Finally, just on a random Google search for hydration systems, I happened to see the Orange Mud website, where I found the HydraQuiver.  I was intrigued.  I watched their video on how the system works.  I read some reviews.  I waffled on ordering one based on the price - I'm not opposed to spending money on something that I'll use, but not knowing if I'd really like it?  That gave me pause.  However, they have a 90-day return policy, and once I decided I'd like to order, I asked for a discount, which they generously gave me.  Being a ::cough cough:: famous running blogger has its perks after all...(please know I'm being facetious - I might blog, I might run, but I haven't received any offers from the running community in years, sadly)
Post 8 mile run...

My take on the HydraQuiver?  I love it!  I was a little surprised at how quickly I adapted to wearing this backpack system - I wondered if it would feel too heavy, or make me overheat, but nope.  After the first run with it (3 miles), I was hooked!  The only thing I noticed, and that was just for the first time I used it, was that I could hear the water sloshing in the bottle, which made sense since it was located closer to my ears.  But after that, I tuned it out and haven't noticed any sloshing since.

The padded pack sits pretty high on your back, between your shoulder blades.  You cinch it snug with their super-soft webbed straps, and it doesn't bounce at all.  I wasn't feeling any bouncing, but I asked several of my running buddies to observe me during our runs, and they all said it wasn't moving, just as I thought.  The straps fit under your arms, and you might think there could be chafing potential, but nope.  I used this for our 9 mile rain run, and I had zero chafing.  Not even a mark anyplace where the pack touched my body - I think that's pretty amazing.
Post 9 mile run - I forgot I even had it on as we posed for our rainy pictures!

The bottle that comes with the pack is 24 oz.  While we have water set out on our routes to refill our bottles, with this size, I don't have to stop at each station now.  It has a tapered bottom that makes fitting it into the holder really easy, which is nice considering you're doing that action blind.  And even though you have to reach behind your back to get the bottle out, the pack sits high enough that I don't feel like a contortionist - they say if you can scratch the back of your head, you can get the bottle out, and they are right.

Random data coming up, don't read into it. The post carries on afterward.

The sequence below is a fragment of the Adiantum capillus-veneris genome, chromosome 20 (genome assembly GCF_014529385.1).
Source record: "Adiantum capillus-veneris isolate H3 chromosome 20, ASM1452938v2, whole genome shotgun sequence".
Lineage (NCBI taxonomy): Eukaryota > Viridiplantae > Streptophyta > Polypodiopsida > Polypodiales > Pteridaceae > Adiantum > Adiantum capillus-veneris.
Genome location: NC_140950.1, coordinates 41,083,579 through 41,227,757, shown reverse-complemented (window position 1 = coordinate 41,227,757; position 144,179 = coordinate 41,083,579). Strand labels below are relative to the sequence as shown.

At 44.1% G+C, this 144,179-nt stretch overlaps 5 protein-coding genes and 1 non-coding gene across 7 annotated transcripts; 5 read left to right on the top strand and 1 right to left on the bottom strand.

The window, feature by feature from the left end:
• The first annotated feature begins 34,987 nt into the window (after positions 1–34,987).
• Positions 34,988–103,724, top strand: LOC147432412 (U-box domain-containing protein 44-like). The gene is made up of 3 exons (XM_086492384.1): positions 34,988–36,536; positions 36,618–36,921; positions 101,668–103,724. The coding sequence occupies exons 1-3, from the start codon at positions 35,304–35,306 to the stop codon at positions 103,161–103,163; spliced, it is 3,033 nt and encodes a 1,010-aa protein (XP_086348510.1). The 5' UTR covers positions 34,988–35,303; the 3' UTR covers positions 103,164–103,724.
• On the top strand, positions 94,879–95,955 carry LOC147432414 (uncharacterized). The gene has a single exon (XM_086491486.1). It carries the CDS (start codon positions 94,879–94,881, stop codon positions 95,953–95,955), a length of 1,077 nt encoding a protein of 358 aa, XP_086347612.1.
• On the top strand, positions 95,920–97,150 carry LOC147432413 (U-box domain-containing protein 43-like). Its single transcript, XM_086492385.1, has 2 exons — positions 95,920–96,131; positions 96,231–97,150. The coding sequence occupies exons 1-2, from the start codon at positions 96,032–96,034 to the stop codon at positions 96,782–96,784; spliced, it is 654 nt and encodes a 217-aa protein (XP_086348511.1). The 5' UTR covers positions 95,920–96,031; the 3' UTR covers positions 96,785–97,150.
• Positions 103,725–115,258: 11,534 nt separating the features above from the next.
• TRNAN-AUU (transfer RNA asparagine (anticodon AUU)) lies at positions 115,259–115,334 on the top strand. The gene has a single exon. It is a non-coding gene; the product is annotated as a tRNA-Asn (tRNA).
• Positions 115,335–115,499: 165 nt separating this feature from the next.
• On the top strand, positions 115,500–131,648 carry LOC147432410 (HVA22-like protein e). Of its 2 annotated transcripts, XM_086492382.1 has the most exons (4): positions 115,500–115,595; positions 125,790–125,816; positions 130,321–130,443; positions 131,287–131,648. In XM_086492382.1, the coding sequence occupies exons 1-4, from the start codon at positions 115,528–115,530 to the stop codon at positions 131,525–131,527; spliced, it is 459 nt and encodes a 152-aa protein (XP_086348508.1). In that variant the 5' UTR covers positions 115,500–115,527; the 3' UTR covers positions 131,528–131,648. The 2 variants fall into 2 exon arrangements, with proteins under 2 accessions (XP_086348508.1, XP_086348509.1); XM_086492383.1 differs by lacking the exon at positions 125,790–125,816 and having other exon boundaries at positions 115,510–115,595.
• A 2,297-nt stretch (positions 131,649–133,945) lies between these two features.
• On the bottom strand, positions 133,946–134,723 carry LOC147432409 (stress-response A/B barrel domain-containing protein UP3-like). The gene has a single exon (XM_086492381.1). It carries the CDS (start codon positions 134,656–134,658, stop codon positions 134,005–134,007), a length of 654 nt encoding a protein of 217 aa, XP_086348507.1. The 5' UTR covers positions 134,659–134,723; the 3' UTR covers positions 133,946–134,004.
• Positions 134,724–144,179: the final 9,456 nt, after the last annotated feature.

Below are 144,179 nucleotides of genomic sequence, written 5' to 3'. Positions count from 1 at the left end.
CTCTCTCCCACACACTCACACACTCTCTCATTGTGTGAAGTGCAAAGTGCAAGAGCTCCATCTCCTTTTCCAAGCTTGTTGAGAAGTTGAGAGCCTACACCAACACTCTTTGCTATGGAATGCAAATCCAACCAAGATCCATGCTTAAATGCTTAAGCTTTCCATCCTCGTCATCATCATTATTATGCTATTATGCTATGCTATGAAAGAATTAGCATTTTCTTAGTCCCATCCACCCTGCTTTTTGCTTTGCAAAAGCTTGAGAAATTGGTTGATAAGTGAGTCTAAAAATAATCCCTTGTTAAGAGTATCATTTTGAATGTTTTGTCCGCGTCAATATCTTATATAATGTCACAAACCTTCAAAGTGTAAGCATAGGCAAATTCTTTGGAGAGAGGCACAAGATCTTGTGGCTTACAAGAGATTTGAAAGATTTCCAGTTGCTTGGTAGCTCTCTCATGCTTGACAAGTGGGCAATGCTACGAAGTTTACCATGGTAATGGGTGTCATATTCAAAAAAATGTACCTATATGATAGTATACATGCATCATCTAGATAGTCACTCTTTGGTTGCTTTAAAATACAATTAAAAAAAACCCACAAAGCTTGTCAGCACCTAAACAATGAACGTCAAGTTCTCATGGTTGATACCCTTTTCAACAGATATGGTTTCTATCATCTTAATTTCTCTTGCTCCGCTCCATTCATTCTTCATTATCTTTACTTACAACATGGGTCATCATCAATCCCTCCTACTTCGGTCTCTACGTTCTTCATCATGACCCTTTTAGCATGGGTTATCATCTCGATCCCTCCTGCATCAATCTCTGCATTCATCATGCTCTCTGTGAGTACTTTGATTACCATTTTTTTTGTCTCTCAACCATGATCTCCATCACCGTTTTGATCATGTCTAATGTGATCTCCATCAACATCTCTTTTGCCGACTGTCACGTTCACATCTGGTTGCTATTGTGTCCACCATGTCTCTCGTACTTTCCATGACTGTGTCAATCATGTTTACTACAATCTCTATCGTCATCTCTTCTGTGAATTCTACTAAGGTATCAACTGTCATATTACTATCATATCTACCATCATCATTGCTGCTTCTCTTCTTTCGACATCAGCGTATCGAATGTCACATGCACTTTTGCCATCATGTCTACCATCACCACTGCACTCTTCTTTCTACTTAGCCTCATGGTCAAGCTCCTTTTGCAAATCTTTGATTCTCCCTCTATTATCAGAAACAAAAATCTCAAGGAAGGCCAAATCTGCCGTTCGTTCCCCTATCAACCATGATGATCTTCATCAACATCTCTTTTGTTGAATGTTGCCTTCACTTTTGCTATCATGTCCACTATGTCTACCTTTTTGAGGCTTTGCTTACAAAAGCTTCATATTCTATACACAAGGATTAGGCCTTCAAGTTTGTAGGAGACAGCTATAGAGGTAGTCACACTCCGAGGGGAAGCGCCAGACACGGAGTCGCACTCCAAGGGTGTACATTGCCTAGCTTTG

There is a huge zippered pocket on the back - I use this for items I don't need to quickly reach.  My iPhone 4 fits in with tons of room to spare; the new gigantic iPhone 6 would fit in with no problem.  The pack isn't completely waterproof, so I'd still put my phone in a baggie before zipping it into the pack.  There is also a key hook inside the zippered pocket.  You can see how the barrel holder for the water bottle is tapered slightly bigger at the top, which helps to fit the bottle in easily.

The shoulder straps have soft expandable pouches that can hold things you need to get to while you're running - for me, it's my fuel and my lip balm.  I randomly crammed three GU's into one side and there was plenty of room for more.  Last week I filled both pockets with all kinds of fuel...I didn't need nor did I use most of it, but I just wanted to see how it felt.  I didn't notice it at all once the pack was on.  The pouches have a Velcro closure system, which makes it easy to open and remove items as you run.

Other things of note:  The pack doesn't have a chest strap - it just cinches at the shoulders.  I like this a lot...being female, I don't want anything crossing my chest other than my sports bra.  The pack is made in the USA.  The construction is solid; it feels like it's going to last, but if something goes awry, there is a limited lifetime warranty.  

I'm really glad I took a chance on the HydraQuiver.  If you'd like to try it, Orange Mud is offering my readers a 10% discount on any of their products - click here and use the code MYJOURNEY.  And please, let me know if you get a HydraQuiver for yourself, and if you like it as much as I do!